Fred Zinnemann’s “The Day of the Jackal” (Warwick Film Productions/Universal Productions France, 1973) is just about the classiest suspense thriller ever made, and also one of the strangest. It concerns a plot to assassinate French President Charles de Gaulle in 1962: we know (or at least we knew in 1973) that de Gaulle was not assassinated, so we know how it ends before it begins. Zinnemann himself wasn’t sure if audiences would sit still for this. The picture was well received, but it failed to find a large audience. It pulled in just over sixteen million dollars — one tenth of the amount earned by that year’s winner of the Best Picture Oscar, “The Sting,” and less than one tenth of 1973’s top-grosser (in every sense of the word), “The Exorcist.”
Even odder than the oxymoronic concept of a suspense picture built on a foregone conclusion is the moral ambiguity of the story. To be sure, moral ambiguity had long been a staple of film noir, but in those pictures, the ambiguity came from the absence of anyone you could whole-heartedly root for, and from the lack of a clear sense of good and evil. In “Jackal,” good and evil is as clear-cut as in a classic Western, yet you find yourself rooting for the good guys and the bad guy. “The Day of the Jackal” is like playing chess against yourself: you can’t lose.
Even as the number of his murders begins to add up, the Jackal is so suave, charming and attractive, you long to see him succeed. Edward Fox, who plays the Jackal, spoke about the acting challenge in a Q&A after a recent screening of the picture: “You’ve got to make a totally immoral man — totally greedy, ruthless, brutal man —, but you’ve got to make him likeable. Otherwise the audience don’t want to go and watch him in the film. You know, it’s a funny old theatrical ingredient — you’ve even got to feel quite sorry for him in the end that he missed.” In this and in all other respects, I’d say Fox succeeds completely; I can’t think of another actor who could have come close.
Another oddity is this: Edward Fox is the possessor of one of the most distinctive and attractive voices in the English speaking world, yet he has very little to say in the picture. But far from being a source of disappointment and frustration, it only makes the Jackal more alluring. Here’s the scene when we meet the Jackal as he is being interviewed by the OAS, a right-wing terrorist organization in the market for a professional assassin. Fox rarely says as much in any other scene. That’s the marvellous Eric Porter as Col. Rodin, the leader of the OAS.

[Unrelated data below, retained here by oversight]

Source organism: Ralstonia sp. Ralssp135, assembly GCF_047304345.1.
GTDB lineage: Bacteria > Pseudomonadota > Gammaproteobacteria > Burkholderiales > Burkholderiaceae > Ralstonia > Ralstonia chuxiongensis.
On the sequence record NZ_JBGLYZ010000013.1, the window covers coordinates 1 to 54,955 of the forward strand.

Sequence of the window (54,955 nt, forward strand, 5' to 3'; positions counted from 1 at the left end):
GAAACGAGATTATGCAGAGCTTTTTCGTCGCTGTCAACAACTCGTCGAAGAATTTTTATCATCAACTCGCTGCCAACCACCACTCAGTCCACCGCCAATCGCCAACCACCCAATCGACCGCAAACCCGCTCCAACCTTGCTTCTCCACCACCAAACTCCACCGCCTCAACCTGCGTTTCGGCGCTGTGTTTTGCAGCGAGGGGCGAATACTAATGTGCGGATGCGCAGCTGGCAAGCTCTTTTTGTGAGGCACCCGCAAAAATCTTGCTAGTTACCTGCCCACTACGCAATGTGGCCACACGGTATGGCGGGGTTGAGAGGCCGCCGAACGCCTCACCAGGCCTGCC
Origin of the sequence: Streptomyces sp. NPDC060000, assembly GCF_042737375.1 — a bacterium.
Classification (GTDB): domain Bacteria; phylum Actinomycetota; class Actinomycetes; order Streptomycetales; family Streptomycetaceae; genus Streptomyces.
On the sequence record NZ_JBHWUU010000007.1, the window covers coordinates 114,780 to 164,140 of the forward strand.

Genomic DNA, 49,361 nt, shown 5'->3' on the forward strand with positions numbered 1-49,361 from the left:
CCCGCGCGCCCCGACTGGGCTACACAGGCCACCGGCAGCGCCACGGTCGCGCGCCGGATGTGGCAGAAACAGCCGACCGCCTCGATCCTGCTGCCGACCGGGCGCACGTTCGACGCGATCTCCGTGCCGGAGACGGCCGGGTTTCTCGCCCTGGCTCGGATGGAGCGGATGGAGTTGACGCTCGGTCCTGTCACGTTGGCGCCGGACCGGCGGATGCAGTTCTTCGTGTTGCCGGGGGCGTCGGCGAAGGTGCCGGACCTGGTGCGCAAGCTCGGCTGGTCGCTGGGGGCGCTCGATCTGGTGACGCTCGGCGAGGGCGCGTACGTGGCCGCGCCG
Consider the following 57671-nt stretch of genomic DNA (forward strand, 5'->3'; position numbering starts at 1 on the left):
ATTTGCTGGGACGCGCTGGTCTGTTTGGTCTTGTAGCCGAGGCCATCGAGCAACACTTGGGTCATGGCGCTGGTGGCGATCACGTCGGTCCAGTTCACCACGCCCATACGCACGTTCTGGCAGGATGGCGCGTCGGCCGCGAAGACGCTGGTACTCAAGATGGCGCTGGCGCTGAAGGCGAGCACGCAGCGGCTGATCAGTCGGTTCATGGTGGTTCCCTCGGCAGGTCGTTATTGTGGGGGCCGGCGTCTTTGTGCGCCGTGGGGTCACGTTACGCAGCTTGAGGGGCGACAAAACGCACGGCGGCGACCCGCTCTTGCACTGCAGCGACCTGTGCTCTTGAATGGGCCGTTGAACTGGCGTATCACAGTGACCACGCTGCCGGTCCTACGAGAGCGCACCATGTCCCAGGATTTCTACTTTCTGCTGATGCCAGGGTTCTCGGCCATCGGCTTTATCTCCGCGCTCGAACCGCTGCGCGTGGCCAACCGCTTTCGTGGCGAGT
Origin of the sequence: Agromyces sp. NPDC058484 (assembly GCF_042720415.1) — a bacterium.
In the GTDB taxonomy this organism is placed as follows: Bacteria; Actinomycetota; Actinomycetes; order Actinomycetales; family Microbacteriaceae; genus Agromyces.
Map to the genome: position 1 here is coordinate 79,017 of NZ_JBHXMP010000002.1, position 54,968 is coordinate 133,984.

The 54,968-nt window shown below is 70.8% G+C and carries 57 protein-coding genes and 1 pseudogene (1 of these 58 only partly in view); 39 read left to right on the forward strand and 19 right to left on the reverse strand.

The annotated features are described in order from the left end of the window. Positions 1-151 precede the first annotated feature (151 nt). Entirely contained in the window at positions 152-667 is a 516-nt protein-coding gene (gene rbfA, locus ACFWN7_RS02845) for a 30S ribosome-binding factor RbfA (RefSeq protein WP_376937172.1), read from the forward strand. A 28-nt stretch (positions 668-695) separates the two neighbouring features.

Ralph Kemplen’s editing was the picture’s only Oscar nomination. (He lost to William Reynolds for “The Sting.”) Edward Fox’s exit followed immediately by the bank explosion offers a good example of the dynamic editing. The picture is full of such skillful juxtapositions.
Edward Fox was not a major star when the picture was made; he didn’t become a major star afterwards. The men who financed the picture were anxious to hire a bigger name. All sorts of names were bruited about — Jack Nicholson, Robert Redford, all the big stars of the day were asked to meet with Zinnemann — but after six months of wrangling, Zinnemann wouldn’t consider anyone but Fox. Fox explained it this way: “Well, Fred saw a film called ‘The Go-Between’ and in it, I had a line, which was to a young boy — the line was, ‘Nothing is ever a lady’s fault.’ And Fred said ‘Any actor who can make that believable has got my ticket.’ That was how I was cast.” Zinnemann had a lot of clout: he was a four time Oscar winner who hadn’t made a picture since 1966, when he won Best Director and Best Picture for “A Man for All Seasons.”
Zinnemann is often credited with a brilliant response to a stupid question from a studio executive. According to the legend, in the 1980s, during a meeting with a young Hollywood executive, Zinnemann was surprised to find the executive didn’t know who he was, despite his distinguished career. When the young executive asked Zinnemann to list some of his credits, Zinnemann replied, “You first.” In Hollywood, the story is known as “You First.” It’s a terrific story, but I must point out that Christopher Plummer, in his memoir, “In Spite of Myself” attributes a nearly identical story to Helen Hayes. (The passage is so funny, I’ve included a few extra paragraphs that are not entirely relevant, but are worth reading for their own sake.)